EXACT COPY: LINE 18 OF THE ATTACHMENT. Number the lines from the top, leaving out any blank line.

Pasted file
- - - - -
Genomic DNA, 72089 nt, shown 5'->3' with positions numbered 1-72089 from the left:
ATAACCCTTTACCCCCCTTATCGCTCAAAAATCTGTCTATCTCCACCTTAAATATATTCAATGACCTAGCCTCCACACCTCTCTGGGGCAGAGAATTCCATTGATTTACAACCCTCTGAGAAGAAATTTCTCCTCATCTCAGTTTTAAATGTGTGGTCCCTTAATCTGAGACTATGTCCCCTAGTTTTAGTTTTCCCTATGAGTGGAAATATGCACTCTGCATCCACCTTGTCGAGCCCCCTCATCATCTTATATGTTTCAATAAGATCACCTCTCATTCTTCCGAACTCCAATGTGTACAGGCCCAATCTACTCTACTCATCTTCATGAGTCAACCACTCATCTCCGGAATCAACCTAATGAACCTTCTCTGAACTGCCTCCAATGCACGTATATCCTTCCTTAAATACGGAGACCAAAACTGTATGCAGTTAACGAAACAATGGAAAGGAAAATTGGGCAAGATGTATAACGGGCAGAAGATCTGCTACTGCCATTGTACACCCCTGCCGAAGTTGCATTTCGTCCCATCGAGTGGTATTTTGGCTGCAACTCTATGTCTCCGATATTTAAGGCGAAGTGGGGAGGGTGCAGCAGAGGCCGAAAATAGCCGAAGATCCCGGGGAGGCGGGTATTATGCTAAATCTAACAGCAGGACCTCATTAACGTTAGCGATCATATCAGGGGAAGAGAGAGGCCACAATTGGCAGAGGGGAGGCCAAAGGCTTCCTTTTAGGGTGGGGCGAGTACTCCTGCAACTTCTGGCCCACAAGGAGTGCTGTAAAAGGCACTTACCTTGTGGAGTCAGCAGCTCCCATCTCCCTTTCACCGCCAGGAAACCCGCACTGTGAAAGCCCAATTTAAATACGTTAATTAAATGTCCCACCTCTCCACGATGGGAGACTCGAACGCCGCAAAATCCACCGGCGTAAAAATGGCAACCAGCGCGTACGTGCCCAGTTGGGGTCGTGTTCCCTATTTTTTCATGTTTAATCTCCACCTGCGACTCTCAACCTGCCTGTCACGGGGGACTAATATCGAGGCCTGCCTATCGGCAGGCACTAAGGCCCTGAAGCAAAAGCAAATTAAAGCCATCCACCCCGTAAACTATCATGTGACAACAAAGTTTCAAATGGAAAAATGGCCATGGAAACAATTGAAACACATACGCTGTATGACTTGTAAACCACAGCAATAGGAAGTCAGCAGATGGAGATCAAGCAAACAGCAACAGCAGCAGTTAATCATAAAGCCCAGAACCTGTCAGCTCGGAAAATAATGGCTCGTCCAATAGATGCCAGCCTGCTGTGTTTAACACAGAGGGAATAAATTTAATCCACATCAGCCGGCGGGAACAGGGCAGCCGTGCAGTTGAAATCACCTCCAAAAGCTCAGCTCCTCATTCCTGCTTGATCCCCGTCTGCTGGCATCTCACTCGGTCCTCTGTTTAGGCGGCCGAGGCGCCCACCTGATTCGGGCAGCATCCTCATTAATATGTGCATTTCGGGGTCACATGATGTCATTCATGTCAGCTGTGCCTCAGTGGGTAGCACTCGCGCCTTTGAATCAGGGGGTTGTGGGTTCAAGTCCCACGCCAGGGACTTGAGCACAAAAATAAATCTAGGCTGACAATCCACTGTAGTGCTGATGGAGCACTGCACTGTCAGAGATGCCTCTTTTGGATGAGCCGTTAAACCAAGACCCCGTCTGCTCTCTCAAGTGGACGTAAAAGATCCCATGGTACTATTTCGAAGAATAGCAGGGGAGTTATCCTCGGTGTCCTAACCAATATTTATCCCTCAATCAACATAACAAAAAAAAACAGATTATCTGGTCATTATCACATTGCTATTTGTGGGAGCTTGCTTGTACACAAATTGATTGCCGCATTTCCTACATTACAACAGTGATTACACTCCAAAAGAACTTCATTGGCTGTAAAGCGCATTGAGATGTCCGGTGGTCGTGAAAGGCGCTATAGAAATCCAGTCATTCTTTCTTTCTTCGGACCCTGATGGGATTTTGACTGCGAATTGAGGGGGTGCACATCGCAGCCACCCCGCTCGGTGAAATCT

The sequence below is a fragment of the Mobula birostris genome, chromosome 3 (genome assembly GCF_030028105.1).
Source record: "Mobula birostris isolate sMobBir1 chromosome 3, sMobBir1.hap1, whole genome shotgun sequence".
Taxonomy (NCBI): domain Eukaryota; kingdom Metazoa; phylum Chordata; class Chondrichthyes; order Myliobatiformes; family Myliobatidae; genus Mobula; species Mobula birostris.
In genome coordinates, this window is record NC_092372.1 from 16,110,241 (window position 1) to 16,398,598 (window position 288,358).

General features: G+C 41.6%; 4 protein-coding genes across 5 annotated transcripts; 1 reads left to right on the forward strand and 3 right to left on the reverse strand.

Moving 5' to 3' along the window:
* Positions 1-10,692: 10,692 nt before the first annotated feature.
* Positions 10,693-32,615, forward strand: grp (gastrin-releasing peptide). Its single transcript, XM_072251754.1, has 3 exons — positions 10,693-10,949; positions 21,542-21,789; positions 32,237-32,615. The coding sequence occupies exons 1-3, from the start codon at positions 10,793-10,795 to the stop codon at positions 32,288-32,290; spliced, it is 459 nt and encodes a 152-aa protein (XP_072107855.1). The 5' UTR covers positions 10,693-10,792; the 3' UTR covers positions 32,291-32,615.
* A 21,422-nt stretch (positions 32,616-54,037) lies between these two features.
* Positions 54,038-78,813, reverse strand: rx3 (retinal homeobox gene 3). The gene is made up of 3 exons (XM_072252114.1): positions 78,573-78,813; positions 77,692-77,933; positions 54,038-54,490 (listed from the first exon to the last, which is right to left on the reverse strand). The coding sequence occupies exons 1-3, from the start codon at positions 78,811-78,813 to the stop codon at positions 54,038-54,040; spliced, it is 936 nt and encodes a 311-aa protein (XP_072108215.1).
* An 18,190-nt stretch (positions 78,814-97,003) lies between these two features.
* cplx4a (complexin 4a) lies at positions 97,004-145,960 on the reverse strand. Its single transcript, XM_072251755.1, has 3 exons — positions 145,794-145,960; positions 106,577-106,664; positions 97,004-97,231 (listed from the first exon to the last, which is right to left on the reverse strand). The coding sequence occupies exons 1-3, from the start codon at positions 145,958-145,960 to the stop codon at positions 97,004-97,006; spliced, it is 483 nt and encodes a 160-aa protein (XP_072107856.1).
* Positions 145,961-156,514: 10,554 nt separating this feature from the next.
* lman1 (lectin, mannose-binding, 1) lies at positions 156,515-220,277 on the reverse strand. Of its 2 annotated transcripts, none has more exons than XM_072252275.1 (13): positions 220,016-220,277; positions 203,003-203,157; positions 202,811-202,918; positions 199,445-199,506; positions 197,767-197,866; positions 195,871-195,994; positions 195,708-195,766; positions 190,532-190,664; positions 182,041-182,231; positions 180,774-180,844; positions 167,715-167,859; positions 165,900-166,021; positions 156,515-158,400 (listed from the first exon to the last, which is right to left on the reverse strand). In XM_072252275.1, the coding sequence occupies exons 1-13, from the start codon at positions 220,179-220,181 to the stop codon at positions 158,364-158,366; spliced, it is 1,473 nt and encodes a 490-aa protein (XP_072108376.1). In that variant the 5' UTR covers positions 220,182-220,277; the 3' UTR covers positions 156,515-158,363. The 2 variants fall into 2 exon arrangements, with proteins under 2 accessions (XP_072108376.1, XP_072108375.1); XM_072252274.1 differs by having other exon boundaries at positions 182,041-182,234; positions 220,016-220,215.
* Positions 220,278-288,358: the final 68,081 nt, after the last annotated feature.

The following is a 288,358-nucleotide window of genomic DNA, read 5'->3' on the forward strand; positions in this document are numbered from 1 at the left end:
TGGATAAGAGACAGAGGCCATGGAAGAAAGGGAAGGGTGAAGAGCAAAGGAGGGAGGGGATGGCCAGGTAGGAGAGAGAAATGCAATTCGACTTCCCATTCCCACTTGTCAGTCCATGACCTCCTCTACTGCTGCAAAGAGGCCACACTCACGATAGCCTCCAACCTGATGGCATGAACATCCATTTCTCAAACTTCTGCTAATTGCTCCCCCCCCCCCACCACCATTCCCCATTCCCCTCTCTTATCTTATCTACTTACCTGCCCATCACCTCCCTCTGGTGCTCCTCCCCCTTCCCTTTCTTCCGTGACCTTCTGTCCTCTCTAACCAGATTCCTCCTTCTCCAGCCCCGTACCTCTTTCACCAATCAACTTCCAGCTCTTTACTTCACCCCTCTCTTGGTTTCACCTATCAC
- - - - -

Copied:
The following is a 288,358-nucleotide window of genomic DNA, read 5'->3' on the forward strand; positions in this document are numbered from 1 at the left end: